A completed ARRIVE guidelines checklist is included as an addition file.
When ascites has been taken twice, or when the tumor was too big to affect physiological conditions (e.g., activity, breathing, etc.), the experiment is terminated and euthanized by anesthesia (with isoflurane) to prevent animals from to suffering. The animals are then packaged in plastic bags, autoclaved and subsequently incinerated.
Conjugation of monoclonal anti-F1 antibody to colloidal gold particles
Monoclonal anti-F1 antibodies were conjugated to colloidal gold particles (acquired from Aurion (Wageningen, Netherlands)) as described previously [29, 31, 39]. Briefly, 25 nm colloidal gold particles were applied to the conjugation process. The anti-F1 IgG (1 mg/ml, 0.1 ml) was gently added to 0.9 ml of colloidal gold solution (1% w/v, pH 8.5) and incubated with shaking for 30-min at room temperature. The colloidal gold particles were next precipitated by centrifugation for 30-min at 4 °C (1550×g; 8178 swing-out rotor, Labofuge 400R, Heraus Instrument, USA), and suspended in 1 ml working buffer (20 mM Tris/HCI buffer (pH 8.2) containing 1% w/v BSA). The optical density of the suspension was adjusted to 5.0 at 520 nm. The prepared anti-F1 IgG-coated colloidal gold probes were stored at 4 °C until use (30 μl/cm on the conjugation pad).
Preparation of immunochromatographic test strips
The strip elements, including high-flow nitrocellulose membranes (AE-98), glass fiber conjugation pads (AccuFlow™G), sample application pads (#12-S), and reagent adsorption pads (470 Zuschnitte), were all purchased from Schleicher & Schuell GmbH (Dassel, Germany) and had been described previously [28, 29, 31]. Briefly, 1 μl of goat anti-mouse IgG (whole molecule, purchased from Sigma (St. Louis, MO, USA)) and mouse anti-F1 monoclonal antibodies (1 mg/ml each) were sprayed onto a nitrocellulose membrane independently using a BioDot dispensing apparatus (BioDot XYZ 3000 1414) to create a control region (C) and a test region (T). The membrane was incubated in 1% w/v polyvinyl alcohol for 30-min at room temperature to block remaining active sites, followed by a quick wash of the strip with ddH2O and subsequent drying. The membrane was then adhered to an adhesive paper plate (2.44 × 11.81 in., Adhesive Research Inc., Taiwan), with an additional reagent adsorbent pad, a colloidal gold conjugate pad (containing F1-IgG probes), and a sample application pad. The paper plate was then cut into 5-mm-wide strips (CM4000 cutter, BioDot) and mounted on a plastic cassette. At this point, the device was ready for use.
Bronchoalveolar lavage fluid collection
The extraction of mouse BAL fluid was based on the method described by Baughman , with a minor modification. Briefly, two 12-week-old ICR mice (male, Biolasco, Taiwan) were anaesthetized with 0.03 ml Zoletil-50 (Zolazepam + Tiletamine: 2.5 × dilution with PBS, pH 7.4) through intramuscular injection, followed by heart exsanguination (blood was aliquot in two tubes containing anticoagulant EDTA). The mice were then anatomized, cut the neck skin and pushed back the neck muscles to expose the trachea. An IV catheter (24 GA, 0.75 in, Angiocath Plus™, BD REF 591836, Korea) was then inserted, fixed with the black nylon threads, washed twice with normal saline (1 and 0.5 ml each), and the lavage fluids (1.2 ml final volume) were collected.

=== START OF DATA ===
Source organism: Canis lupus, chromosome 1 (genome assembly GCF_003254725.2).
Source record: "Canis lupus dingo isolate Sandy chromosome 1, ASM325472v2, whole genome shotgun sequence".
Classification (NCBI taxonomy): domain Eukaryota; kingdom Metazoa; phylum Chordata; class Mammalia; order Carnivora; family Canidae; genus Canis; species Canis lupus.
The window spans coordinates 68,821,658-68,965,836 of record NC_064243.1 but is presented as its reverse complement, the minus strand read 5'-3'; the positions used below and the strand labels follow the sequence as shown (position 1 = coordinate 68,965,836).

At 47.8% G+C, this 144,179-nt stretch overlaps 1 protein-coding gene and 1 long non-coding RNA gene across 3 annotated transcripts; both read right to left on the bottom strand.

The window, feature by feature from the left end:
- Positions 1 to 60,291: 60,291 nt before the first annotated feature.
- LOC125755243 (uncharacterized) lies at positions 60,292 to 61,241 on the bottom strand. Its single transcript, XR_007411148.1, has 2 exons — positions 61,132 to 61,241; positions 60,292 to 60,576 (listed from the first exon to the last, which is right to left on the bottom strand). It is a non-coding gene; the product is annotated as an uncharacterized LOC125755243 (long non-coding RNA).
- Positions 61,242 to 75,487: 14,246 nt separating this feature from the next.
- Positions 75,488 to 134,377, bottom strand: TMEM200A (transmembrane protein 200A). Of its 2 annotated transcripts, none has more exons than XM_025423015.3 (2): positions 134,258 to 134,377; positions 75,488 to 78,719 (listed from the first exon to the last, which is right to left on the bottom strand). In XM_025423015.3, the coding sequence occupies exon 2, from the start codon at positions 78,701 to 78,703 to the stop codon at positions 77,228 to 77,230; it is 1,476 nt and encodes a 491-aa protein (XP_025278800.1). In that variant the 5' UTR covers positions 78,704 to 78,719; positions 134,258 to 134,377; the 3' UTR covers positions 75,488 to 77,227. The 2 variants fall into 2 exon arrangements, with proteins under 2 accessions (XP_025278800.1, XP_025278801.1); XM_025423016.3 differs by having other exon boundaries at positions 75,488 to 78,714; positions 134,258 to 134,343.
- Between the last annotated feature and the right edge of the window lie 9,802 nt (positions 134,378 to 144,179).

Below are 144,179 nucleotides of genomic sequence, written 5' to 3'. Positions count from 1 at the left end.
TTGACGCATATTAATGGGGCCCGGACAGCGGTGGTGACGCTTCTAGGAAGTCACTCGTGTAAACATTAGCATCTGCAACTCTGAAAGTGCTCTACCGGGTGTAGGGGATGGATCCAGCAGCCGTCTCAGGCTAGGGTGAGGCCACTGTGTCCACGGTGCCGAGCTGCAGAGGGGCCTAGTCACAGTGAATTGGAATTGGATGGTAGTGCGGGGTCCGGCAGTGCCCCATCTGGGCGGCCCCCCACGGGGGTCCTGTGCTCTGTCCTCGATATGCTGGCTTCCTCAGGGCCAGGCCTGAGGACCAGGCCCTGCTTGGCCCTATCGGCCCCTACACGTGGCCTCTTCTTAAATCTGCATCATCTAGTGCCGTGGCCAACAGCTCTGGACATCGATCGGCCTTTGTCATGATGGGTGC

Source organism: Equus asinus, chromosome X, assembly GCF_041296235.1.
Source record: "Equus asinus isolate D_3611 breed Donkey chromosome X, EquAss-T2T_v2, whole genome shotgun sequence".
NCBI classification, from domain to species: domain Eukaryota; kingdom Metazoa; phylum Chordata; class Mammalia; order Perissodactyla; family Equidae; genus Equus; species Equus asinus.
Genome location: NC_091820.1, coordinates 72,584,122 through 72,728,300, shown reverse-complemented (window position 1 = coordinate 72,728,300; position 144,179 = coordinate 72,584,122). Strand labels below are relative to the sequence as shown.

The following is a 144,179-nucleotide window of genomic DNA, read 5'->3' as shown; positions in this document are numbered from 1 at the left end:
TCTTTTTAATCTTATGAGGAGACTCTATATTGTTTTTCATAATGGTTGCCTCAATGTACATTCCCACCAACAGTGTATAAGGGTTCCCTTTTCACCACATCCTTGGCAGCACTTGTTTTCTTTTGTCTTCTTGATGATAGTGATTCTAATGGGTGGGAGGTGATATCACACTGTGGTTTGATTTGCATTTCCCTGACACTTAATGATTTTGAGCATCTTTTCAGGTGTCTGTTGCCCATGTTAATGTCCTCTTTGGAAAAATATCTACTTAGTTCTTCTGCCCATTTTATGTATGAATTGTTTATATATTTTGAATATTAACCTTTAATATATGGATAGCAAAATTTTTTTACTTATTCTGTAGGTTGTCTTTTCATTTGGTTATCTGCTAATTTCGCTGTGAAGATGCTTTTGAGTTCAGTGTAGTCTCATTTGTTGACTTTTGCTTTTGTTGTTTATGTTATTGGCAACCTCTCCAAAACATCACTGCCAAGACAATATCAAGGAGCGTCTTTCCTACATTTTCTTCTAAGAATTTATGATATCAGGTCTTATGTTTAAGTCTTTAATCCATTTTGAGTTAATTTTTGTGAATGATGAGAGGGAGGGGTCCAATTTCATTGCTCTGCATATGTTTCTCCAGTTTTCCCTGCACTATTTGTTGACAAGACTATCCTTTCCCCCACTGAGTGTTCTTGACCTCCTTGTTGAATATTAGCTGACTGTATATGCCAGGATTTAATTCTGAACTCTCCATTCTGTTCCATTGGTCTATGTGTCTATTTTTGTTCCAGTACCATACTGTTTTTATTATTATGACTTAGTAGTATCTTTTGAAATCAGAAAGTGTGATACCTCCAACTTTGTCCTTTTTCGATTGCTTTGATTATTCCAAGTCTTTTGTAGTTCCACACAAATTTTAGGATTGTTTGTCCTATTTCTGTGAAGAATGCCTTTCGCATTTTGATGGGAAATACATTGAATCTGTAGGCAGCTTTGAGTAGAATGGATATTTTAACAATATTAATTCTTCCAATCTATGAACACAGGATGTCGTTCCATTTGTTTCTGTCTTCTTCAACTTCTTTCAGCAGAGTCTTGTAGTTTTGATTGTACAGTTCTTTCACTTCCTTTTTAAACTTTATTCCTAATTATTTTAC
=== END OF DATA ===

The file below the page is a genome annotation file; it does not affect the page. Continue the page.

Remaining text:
The living environment for ICR mice was identical to that of the BALB/c mice.
Sensitivity and specificity of the F1 test strips
Sensitivity and specificity assays for the test strip have been reported elsewhere [29, 31, 41].
Briefly, appropriate amounts (100 μl) of various concentrations of F1 proteins (2~ 20 ng/ml), or Y. pestis (103~ 105 CFU/ml as measured by plate count) were applied individually to the strips. To facilitate sample migration, a half volume (50 μl) of tracing buffer (potassium carbonate buffer, PCB) was applied when samples were almost drained. In addition, various samples containing Yersinia strains (e.g. Y. pestis yreka strain IPM00722; Y. mollaretii (ATCC43969); Y. frederiksenii (ATCC 29912); Y. pseudotuberculosis (ATCC29910); Y. enterocolitica (ATCC 27729) and Y. intermedia (ATCC29909) were also assayed by F1 strips for specificity evaluation. The Enterobacteriaceae bacterial strains were kindly supplied by Dr. Shih-Shiung Huang, from the Institute of Preventive Medicine, National Defense Medical Center, Taiwan. To verify the reproducibility of the strip analysis in this section, the sensitivity and specificity tests were performed in triplicate from the same (or different) batch of strips (intra- and inter-assay).
Evaluation of the F1 test strip with simulated and field-captured rat samples
To assess the feasibility of F1-strips in various biological conditions, several different matrices were employed. The samples (100 μl of F1 or Y. pestis) were mixed with the appropriate volume of human sera (purchased from Sigma: S1-M EMD Millipore, Sigma-Aldrich, 1:5 dilutions in PCB), mouse blood (0.5 ml from one BALB/c mouse, 1:10 dilutions in normal saline), or mouse BAL (1:10 in normal saline). Mouse blood was pre-treated with distilled water for 10 min to allow the blood cells to burst and hence reduce interference and false-positive test results, and subsequently diluted with normal saline. Control samples were prepared by direct application of PCB/normal saline to the matrices. The F1-strips were also evaluated using sera from the rodents captured in Penghu Island (48 rodents, 13 with flea). The rodents were anesthetized before exsanguination, and same as before, the sera were diluted with five volumes of PCB followed by applying onto the homemade Mab/Pab F1-strips. In order to validate the efficiency of the F1-strips, samples were also analyzed by ELISA. The F1 immunized and pre-immunized NC-C2 rats were used as the control group.